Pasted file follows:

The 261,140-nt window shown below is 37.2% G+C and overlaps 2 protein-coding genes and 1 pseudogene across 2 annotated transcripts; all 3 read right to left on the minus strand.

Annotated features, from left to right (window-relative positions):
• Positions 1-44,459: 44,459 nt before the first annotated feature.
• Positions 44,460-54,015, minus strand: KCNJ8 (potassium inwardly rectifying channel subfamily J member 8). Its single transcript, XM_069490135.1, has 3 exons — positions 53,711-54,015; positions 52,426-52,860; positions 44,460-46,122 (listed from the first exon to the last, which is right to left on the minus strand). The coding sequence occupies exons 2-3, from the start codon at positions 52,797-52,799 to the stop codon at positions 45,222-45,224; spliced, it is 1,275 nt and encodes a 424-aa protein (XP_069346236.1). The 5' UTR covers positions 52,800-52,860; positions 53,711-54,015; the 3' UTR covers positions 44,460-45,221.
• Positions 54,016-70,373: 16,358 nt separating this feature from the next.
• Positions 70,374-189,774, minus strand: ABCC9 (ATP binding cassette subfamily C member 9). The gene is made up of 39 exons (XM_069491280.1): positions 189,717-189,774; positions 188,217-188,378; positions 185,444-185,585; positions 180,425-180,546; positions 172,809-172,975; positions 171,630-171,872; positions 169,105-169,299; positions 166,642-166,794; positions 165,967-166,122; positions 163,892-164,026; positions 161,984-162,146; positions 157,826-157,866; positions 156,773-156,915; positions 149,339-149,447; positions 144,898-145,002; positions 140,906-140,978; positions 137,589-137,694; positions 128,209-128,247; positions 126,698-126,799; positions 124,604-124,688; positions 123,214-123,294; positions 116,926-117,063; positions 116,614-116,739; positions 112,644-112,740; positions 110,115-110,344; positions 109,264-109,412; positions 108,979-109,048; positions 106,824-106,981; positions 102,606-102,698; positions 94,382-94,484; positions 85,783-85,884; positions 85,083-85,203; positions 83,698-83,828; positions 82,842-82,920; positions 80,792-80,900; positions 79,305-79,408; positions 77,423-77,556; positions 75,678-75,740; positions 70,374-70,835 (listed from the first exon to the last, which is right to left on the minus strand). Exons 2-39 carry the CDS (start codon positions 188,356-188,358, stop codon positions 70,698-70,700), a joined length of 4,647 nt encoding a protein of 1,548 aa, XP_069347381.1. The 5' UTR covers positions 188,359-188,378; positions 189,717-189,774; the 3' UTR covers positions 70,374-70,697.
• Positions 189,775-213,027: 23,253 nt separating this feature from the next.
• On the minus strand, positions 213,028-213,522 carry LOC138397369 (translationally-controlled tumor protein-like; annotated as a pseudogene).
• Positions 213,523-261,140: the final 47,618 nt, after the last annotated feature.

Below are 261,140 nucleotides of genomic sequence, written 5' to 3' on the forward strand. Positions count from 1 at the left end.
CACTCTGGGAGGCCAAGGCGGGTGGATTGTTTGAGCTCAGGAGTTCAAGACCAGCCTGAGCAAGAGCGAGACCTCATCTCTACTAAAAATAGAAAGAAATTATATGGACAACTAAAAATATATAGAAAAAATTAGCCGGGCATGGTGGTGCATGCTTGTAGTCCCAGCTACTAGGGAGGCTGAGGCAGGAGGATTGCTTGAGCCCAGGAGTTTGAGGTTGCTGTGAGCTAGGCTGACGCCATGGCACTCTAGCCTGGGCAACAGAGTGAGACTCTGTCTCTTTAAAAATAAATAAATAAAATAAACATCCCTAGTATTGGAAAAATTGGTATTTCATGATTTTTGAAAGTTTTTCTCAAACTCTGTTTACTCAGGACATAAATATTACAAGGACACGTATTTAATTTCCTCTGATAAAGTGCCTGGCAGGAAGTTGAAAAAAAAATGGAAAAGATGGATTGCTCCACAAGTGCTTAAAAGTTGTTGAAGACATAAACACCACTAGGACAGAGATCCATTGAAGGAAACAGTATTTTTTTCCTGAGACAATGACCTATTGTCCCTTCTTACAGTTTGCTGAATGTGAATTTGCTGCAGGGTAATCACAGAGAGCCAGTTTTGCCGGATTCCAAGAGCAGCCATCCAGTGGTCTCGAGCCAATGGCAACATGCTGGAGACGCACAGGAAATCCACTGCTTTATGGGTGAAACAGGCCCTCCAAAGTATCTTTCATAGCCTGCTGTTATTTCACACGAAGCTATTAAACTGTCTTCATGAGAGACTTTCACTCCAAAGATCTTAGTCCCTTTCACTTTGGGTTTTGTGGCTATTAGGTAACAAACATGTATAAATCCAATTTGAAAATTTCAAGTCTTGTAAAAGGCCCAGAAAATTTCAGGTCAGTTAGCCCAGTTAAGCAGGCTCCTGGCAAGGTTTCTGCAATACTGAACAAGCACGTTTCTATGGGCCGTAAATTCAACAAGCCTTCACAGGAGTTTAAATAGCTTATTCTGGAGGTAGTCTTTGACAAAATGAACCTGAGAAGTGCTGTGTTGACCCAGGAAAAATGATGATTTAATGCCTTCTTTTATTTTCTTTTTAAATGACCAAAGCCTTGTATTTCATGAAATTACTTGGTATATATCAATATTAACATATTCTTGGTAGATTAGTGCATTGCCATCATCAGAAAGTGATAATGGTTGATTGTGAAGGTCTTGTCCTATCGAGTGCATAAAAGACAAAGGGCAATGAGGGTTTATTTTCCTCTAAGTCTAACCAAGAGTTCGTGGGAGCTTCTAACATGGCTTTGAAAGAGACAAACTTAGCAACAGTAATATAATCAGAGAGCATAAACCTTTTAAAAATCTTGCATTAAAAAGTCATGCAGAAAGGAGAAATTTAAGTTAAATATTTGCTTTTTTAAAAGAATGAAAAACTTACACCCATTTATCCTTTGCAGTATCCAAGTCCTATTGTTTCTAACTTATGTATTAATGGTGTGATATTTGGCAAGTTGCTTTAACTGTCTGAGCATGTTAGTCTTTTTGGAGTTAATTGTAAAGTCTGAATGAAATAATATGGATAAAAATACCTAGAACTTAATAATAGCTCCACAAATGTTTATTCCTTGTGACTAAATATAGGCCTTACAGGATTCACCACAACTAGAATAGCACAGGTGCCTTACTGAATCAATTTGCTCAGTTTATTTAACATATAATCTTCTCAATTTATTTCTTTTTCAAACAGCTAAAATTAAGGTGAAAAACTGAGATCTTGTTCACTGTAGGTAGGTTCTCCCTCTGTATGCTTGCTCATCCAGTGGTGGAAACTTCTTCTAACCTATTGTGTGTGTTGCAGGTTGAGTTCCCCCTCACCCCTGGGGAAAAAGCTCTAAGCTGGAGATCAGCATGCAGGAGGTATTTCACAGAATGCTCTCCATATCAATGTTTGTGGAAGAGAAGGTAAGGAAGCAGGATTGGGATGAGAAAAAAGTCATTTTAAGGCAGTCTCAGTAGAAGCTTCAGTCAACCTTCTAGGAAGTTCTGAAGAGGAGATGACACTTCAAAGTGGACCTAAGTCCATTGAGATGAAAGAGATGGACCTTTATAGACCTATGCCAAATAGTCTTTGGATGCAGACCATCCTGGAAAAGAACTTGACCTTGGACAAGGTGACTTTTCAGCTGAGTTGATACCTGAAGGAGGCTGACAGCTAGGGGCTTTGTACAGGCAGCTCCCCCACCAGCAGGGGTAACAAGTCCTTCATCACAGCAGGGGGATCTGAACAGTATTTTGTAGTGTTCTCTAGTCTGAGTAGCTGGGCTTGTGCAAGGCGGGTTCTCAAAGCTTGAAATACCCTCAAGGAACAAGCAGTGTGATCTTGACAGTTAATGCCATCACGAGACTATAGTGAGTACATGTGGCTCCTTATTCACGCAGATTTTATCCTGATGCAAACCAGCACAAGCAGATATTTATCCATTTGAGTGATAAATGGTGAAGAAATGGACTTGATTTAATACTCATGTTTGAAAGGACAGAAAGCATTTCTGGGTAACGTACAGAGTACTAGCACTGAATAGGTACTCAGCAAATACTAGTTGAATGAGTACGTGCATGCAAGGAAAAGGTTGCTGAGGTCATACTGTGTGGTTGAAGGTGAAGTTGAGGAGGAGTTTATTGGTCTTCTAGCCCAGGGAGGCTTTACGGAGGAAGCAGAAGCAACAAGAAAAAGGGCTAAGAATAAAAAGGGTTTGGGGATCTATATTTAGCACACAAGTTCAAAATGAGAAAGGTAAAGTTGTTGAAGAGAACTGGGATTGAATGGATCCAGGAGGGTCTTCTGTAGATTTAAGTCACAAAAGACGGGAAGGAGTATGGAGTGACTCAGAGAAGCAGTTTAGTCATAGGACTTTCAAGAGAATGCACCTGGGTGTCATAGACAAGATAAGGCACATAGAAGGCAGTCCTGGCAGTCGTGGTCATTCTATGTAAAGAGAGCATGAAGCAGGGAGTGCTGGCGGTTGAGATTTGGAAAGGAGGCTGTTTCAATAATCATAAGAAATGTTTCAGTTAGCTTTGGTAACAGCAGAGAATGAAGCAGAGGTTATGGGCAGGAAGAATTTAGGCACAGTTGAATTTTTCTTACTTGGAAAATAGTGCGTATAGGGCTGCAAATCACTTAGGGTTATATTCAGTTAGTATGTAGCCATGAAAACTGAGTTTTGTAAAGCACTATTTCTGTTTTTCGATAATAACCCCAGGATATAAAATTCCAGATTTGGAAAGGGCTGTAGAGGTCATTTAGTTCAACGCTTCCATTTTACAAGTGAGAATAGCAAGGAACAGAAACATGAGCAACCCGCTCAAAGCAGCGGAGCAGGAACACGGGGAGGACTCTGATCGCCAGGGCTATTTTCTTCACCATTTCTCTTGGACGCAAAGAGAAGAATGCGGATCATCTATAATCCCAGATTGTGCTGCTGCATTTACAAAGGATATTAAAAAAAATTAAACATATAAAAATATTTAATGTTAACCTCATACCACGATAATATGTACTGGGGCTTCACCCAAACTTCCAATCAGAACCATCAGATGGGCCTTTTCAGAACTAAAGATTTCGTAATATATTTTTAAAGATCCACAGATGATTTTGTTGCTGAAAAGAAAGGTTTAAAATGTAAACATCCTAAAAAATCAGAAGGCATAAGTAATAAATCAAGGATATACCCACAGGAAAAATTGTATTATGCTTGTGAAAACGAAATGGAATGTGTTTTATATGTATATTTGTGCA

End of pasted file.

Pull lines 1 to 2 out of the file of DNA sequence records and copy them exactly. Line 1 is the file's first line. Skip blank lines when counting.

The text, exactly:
The 261,140-nt window shown below is 37.2% G+C and overlaps 2 protein-coding genes and 1 pseudogene across 2 annotated transcripts; all 3 read right to left on the minus strand.

Annotated features, from left to right (window-relative positions):